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How does a dog’s sleep pattern differ from a human’s?

April 24, 2019 | by verity.ramus@hooknortonvets.co.uk | Pets

Though dogs and humans are both mammals and social creatures, dogs and humans don’t sleep the same. But you might not really notice, because dogs have such adaptable sleep patterns, they may sleep when you’re asleep, not at home, or otherwise not likely to engage with them.

Dog sleep needs.
Dogs sleep much more than humans, typically about half the day. Most dogs will sleep an average of 12 to 14 hours. But like humans, age and health can play a factor. Even breed can make a difference. Puppies may sleep up to 20 hours a day (that’s basically all day if you’re counting), and elderly dogs might sleep more than other adults.

How much a dog sleeps generally depends on their age, size, breed, activity, and health. A large breed or sedentary dog might sleep more than a smaller breed or working dog.

When dogs sleep.
You might think dogs just sleep at night, since they probably sleep when you do. The fact is, dogs can be fairly flexible in how they get their sleep. Typically, pet dogs will sleep at night while their owners are sleeping. But that’s only about eight hours. They can make up the rest of their remaining four to six hours of sleep needs by resting while you’re otherwise engaged. You might be out at work, running errands, or relaxing at home. But typically, they’ll find additional time to sleep during the day to add to their night time sleep and take care of their full sleep needs.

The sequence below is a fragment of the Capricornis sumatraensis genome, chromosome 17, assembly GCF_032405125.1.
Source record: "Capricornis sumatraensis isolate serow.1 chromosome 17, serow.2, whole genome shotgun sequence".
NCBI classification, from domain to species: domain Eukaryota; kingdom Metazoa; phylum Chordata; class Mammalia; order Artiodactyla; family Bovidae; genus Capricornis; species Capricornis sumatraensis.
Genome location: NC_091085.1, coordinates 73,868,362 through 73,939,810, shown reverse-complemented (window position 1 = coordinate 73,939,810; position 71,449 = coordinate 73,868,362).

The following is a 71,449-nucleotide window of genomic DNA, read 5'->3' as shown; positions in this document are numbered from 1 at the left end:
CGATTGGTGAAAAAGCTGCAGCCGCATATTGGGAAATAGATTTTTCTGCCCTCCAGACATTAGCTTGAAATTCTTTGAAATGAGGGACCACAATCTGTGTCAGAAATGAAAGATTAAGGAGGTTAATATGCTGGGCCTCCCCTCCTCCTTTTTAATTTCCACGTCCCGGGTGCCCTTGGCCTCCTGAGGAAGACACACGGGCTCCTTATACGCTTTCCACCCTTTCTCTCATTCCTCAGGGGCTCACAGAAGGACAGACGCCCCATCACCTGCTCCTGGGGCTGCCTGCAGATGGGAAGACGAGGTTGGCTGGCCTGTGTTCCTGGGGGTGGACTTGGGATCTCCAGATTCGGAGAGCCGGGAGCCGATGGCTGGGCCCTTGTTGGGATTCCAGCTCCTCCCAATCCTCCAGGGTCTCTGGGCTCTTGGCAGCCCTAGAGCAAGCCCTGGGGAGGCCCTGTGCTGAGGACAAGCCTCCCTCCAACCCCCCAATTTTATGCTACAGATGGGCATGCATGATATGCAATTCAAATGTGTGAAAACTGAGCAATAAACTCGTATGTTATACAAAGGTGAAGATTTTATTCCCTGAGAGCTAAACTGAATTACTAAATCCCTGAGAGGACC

Dog sleep stages.
Dogs don’t always get to sleep in long stretches like humans do, so they get to REM sleep (deep sleep) in a hurry. Humans enter REM sleep about 70 to 90 minutes after falling asleep. In dogs, REM sleep occurs about 10 minutes in. You may know when your dog is in REM sleep, as this is when they dream, sometimes with outward signs like barking or running in their sleep, twitching, or moving their eyes.

But don’t be fooled into thinking dogs are in an especially deep state of sleep and aren’t likely to wake up. Dogs are almost always sleeping in a state of readiness, so they’re ready to wake up quickly for defence.

How you can help your dog sleep healthily.
Generally, dogs will figure out how to get the sleep they need all on their own. As they are flexible sleepers, they can sleep at night and add on time during the day with naps. And as they can enter a stage of deep sleep almost immediately, it’s not unusual for dogs to sleep in short spurts throughout the day to get the sleep they need.

Of course, some dogs can struggle with sleep, just like humans. If your dog seems unusually tired or unable to sleep well (or sleeping much more than usual), they could be experiencing health issues. If you’re noticing changes in how your dog sleeps, it’s a good idea to talk to your veterinarian about your concerns.

But if your dog is otherwise healthy, you can support good sleep habits by giving your dog a healthy place to sleep, offering them a healthy diet, stimulation, and activity throughout the day & maintaining regular vet checks to rule out major health issues.

This post was written by sleep professional Jackie Kepler at MattressReviews.net. She enjoys sleeping with cats, but sleeps on a king size bed because she needs her space, too.

Written by verity.ramus@hooknortonvets.co.uk

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